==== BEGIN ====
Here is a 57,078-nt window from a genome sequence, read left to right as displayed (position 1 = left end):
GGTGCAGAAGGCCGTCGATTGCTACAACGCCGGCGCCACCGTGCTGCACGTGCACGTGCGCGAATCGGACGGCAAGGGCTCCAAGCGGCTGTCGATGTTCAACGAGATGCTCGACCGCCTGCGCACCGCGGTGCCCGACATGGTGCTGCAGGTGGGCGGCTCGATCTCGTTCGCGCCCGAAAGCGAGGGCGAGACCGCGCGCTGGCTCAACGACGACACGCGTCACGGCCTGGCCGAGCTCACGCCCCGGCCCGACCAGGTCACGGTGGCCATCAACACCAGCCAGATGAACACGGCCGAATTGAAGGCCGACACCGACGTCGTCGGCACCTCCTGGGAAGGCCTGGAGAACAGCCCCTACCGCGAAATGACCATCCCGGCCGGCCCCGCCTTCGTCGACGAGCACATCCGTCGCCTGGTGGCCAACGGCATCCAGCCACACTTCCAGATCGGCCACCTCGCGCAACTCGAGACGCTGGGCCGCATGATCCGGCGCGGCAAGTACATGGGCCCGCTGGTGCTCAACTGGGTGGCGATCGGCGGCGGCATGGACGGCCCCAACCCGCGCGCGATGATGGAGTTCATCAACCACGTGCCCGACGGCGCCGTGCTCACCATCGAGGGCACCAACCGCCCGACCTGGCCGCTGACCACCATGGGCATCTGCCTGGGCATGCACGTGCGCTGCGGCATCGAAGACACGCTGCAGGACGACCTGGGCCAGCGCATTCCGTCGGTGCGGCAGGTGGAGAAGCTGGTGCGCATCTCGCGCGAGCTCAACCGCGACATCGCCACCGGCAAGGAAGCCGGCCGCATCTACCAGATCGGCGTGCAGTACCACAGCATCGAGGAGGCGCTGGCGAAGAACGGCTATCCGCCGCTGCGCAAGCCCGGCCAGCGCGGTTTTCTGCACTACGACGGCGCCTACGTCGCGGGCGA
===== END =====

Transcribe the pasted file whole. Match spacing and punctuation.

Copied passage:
Here is a 57,078-nt window from a genome sequence, read left to right as displayed (position 1 = left end):
GGTGCAGAAGGCCGTCGATTGCTACAACGCCGGCGCCACCGTGCTGCACGTGCACGTGCGCGAATCGGACGGCAAGGGCTCCAAGCGGCTGTCGATGTTCAACGAGATGCTCGACCGCCTGCGCACCGCGGTGCCCGACATGGTGCTGCAGGTGGGCGGCTCGATCTCGTTCGCGCCCGAAAGCGAGGGCGAGACCGCGCGCTGGCTCAACGACGACACGCGTCACGGCCTGGCCGAGCTCACGCCCCGGCCCGACCAGGTCACGGTGGCCATCAACACCAGCCAGATGAACACGGCCGAATTGAAGGCCGACACCGACGTCGTCGGCACCTCCTGGGAAGGCCTGGAGAACAGCCCCTACCGCGAAATGACCATCCCGGCCGGCCCCGCCTTCGTCGACGAGCACATCCGTCGCCTGGTGGCCAACGGCATCCAGCCACACTTCCAGATCGGCCACCTCGCGCAACTCGAGACGCTGGGCCGCATGATCCGGCGCGGCAAGTACATGGGCCCGCTGGTGCTCAACTGGGTGGCGATCGGCGGCGGCATGGACGGCCCCAACCCGCGCGCGATGATGGAGTTCATCAACCACGTGCCCGACGGCGCCGTGCTCACCATCGAGGGCACCAACCGCCCGACCTGGCCGCTGACCACCATGGGCATCTGCCTGGGCATGCACGTGCGCTGCGGCATCGAAGACACGCTGCAGGACGACCTGGGCCAGCGCATTCCGTCGGTGCGGCAGGTGGAGAAGCTGGTGCGCATCTCGCGCGAGCTCAACCGCGACATCGCCACCGGCAAGGAAGCCGGCCGCATCTACCAGATCGGCGTGCAGTACCACAGCATCGAGGAGGCGCTGGCGAAGAACGGCTATCCGCCGCTGCGCAAGCCCGGCCAGCGCGGTTTTCTGCACTACGACGGCGCCTACGTCGCGGGCGA